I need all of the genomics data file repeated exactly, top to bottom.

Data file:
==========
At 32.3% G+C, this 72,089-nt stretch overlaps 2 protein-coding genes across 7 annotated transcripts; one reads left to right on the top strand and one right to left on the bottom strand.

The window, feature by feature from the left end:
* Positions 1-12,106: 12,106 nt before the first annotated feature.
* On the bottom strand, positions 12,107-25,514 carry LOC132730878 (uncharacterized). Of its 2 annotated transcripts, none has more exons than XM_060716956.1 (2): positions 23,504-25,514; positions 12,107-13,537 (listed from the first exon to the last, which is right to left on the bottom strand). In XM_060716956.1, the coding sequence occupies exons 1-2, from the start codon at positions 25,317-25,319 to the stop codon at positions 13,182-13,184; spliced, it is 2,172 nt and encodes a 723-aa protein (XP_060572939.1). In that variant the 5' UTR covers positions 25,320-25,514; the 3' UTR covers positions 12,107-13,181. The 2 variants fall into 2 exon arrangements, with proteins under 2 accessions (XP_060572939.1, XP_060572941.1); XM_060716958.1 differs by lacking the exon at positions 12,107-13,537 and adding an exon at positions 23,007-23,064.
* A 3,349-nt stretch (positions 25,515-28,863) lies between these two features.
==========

At 32.3% G+C, this 72,089-nt stretch overlaps 2 protein-coding genes across 7 annotated transcripts; one reads left to right on the top strand and one right to left on the bottom strand.

The window, feature by feature from the left end:
* Positions 1-12,106: 12,106 nt before the first annotated feature.
* On the bottom strand, positions 12,107-25,514 carry LOC132730878 (uncharacterized). Of its 2 annotated transcripts, none has more exons than XM_060716956.1 (2): positions 23,504-25,514; positions 12,107-13,537 (listed from the first exon to the last, which is right to left on the bottom strand). In XM_060716956.1, the coding sequence occupies exons 1-2, from the start codon at positions 25,317-25,319 to the stop codon at positions 13,182-13,184; spliced, it is 2,172 nt and encodes a 723-aa protein (XP_060572939.1). In that variant the 5' UTR covers positions 25,320-25,514; the 3' UTR covers positions 12,107-13,181. The 2 variants fall into 2 exon arrangements, with proteins under 2 accessions (XP_060572939.1, XP_060572941.1); XM_060716958.1 differs by lacking the exon at positions 12,107-13,537 and adding an exon at positions 23,007-23,064.
* A 3,349-nt stretch (positions 25,515-28,863) lies between these two features.